Man Who Could Work Miracles (without a The) is a 1937 film, ostensibly a comedy, that H.G. Wells scripted late in life for London Film Productions. This work is a literary text of the scenario and dialogue published in advance of the movie's release. Wells himself says it is a companion piece to Things to Come, his deadly serious film done a year before, also produced by Alexander Korda. The editor's introduction explains how two such radically different films are related and discusses the artistic quality of the text, Wells' overriding sense of cosmic vision, his views on sex and politics, and his uncommon estimate of the common man's incapacity for public affairs. The world's foremost Wellsian scholar here brings his unique analytical powers to bear on, in the opinion of many, the strangest work Wells ever wrote. The appendices include the 1898 short story version, The Man Who Could Work Miracles, three related cosmic-vision short stories by Wells, and an excerpt from a 1931 radio address by Wells not inaccurately retitled If I Were Dictator of the World.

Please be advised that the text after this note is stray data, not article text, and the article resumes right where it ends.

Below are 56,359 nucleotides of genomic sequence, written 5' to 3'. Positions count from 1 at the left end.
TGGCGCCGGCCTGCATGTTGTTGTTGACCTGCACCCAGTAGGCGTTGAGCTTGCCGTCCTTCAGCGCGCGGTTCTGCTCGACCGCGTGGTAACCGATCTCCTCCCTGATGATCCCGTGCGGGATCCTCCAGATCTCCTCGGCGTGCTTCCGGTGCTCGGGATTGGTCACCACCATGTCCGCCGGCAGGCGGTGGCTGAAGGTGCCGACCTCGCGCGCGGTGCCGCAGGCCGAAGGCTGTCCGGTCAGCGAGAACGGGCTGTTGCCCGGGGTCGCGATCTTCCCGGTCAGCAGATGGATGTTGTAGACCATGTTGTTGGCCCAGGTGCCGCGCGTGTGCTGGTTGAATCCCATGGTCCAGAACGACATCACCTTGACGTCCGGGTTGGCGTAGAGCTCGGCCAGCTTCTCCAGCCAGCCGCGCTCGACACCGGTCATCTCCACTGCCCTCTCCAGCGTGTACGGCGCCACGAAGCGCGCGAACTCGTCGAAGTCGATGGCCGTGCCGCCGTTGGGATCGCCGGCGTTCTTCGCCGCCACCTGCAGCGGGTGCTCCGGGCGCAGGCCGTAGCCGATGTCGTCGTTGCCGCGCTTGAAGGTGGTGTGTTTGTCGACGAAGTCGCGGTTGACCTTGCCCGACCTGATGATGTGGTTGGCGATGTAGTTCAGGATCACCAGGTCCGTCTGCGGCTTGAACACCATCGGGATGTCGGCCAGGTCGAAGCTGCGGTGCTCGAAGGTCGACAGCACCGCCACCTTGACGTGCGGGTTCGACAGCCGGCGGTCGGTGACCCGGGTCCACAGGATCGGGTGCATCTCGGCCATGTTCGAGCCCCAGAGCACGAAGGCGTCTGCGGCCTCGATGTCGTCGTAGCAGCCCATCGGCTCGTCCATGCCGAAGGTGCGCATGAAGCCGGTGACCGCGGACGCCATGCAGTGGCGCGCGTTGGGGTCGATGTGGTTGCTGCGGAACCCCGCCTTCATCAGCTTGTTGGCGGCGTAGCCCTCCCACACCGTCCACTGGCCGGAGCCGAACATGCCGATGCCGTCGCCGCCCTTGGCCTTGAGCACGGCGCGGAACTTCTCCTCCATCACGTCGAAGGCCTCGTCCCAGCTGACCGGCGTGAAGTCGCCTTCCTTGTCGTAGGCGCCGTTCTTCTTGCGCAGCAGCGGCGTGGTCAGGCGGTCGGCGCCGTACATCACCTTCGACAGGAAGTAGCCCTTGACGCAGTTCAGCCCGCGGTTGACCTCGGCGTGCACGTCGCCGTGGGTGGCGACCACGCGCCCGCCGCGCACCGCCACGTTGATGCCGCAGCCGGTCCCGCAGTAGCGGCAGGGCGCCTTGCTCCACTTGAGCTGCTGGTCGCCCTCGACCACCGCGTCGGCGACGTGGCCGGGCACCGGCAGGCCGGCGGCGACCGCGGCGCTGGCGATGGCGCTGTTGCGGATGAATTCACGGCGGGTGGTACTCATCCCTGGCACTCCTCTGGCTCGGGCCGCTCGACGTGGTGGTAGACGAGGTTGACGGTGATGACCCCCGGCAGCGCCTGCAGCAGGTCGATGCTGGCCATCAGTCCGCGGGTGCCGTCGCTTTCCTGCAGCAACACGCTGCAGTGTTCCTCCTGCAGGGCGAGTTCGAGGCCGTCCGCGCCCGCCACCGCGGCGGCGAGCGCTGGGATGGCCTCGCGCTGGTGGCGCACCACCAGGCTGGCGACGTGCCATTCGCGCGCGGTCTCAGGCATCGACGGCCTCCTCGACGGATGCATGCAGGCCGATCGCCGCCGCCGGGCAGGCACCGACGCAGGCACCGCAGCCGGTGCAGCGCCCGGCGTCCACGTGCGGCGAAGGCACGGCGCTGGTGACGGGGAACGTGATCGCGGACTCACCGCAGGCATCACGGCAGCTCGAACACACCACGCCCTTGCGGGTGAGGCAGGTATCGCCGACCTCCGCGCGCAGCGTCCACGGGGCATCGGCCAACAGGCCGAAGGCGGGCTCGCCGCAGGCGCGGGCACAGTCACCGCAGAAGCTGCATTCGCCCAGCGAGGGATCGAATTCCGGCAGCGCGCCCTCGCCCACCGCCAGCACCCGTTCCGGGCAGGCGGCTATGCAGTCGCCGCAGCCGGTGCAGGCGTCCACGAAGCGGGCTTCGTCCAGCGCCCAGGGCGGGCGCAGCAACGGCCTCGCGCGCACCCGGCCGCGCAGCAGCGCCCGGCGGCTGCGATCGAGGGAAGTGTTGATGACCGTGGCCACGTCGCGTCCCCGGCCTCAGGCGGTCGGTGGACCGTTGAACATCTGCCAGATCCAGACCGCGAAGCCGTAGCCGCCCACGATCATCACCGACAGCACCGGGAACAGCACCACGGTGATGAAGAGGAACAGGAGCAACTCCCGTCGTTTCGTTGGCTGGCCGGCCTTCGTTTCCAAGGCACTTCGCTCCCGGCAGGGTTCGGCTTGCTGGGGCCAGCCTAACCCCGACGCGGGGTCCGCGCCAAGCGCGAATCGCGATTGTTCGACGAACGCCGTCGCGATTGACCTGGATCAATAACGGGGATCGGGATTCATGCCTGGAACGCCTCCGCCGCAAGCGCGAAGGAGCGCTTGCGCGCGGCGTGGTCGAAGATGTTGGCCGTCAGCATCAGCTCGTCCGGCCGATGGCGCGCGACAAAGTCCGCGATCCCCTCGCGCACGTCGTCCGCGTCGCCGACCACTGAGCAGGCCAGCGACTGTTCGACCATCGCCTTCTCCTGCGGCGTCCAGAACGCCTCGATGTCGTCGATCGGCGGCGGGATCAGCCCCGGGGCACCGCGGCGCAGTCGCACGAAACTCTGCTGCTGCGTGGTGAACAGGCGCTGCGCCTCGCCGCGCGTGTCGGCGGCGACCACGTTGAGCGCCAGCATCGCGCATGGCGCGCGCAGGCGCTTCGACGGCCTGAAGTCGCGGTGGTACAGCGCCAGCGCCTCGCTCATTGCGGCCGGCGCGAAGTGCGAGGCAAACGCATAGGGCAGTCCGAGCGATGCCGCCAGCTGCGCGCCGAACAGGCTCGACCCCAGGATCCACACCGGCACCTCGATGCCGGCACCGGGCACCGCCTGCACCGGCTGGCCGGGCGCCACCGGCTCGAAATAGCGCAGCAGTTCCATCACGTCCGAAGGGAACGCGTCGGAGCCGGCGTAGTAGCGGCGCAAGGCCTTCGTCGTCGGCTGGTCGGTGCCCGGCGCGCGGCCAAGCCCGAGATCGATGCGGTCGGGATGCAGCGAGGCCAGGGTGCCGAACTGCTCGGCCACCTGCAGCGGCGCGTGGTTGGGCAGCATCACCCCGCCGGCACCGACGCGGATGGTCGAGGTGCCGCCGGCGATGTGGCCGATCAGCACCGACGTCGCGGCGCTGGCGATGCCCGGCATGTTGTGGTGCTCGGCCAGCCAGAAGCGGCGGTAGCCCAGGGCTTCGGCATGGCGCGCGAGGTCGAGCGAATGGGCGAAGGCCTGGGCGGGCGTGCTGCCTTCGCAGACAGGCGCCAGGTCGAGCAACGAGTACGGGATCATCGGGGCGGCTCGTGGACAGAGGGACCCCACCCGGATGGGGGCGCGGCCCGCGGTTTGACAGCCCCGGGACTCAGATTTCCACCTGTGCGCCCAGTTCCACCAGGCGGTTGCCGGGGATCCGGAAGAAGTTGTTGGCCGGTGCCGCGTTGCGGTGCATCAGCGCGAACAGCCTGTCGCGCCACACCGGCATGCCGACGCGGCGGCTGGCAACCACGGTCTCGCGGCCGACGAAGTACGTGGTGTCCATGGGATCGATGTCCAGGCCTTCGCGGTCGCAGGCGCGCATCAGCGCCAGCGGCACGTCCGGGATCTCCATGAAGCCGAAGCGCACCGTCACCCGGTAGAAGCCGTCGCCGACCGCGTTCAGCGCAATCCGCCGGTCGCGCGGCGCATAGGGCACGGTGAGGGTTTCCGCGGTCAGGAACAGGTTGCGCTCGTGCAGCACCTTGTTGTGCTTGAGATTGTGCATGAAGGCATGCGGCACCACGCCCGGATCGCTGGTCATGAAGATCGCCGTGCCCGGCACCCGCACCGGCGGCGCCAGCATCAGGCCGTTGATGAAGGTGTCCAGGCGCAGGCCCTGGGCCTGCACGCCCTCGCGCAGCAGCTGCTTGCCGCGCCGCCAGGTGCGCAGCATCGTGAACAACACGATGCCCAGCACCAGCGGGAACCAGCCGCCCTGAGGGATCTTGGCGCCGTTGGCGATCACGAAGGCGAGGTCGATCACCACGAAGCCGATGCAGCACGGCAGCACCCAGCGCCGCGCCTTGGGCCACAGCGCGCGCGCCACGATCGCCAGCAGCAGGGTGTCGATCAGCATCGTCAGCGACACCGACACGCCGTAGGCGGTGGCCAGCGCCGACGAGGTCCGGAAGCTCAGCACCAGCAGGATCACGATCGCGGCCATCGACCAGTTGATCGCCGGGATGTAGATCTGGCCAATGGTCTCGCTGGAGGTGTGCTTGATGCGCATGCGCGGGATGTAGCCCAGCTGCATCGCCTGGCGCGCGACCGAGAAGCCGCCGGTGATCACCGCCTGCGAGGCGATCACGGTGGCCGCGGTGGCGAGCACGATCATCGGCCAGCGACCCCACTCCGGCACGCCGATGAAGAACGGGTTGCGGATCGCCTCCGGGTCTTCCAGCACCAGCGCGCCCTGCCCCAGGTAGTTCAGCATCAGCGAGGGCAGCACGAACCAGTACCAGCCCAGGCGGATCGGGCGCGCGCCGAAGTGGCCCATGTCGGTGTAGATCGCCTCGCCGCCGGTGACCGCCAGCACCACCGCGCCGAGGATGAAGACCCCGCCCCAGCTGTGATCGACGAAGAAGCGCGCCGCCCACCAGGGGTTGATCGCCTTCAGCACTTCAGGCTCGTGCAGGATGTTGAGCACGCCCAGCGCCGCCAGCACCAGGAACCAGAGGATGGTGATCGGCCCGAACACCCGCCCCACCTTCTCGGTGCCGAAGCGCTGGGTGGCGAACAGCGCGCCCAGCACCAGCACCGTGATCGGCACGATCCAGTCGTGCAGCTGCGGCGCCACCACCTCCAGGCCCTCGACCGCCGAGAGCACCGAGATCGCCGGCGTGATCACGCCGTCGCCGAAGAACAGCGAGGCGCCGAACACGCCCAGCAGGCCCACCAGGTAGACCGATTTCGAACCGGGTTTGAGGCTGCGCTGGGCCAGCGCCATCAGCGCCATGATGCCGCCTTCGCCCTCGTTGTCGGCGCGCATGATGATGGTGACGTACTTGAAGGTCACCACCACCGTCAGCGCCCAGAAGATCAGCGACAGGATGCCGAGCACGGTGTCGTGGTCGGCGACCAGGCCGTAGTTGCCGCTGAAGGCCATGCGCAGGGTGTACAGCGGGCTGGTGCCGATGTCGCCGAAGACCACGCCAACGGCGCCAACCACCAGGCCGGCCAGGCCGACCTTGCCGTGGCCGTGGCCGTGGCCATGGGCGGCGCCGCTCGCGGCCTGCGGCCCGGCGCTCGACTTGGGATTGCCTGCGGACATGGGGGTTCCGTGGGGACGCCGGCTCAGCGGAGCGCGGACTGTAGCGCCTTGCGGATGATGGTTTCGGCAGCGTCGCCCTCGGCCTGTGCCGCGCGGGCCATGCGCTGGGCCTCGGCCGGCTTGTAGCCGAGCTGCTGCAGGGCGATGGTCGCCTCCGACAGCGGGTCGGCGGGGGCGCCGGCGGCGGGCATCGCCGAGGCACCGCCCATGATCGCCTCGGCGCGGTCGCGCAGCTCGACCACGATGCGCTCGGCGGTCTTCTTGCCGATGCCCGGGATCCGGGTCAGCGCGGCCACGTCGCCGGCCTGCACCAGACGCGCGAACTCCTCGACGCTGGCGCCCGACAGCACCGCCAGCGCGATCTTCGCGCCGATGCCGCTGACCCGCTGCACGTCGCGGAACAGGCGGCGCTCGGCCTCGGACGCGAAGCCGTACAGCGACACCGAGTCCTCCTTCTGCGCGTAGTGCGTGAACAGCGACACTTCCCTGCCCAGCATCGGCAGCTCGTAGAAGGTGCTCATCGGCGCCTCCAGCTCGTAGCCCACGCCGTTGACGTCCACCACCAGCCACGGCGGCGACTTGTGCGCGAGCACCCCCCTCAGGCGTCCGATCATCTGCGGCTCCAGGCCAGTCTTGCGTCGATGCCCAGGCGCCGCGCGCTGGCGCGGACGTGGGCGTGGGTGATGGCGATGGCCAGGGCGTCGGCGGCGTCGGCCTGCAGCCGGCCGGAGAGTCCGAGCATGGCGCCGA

About the Author
The late Leon Stover, professor emeritus at the Illinois Institute of Technology, was the first to bring science fiction to the college curriculum and was the author of numerous landmarks of intellectual history. He lived in Chicago.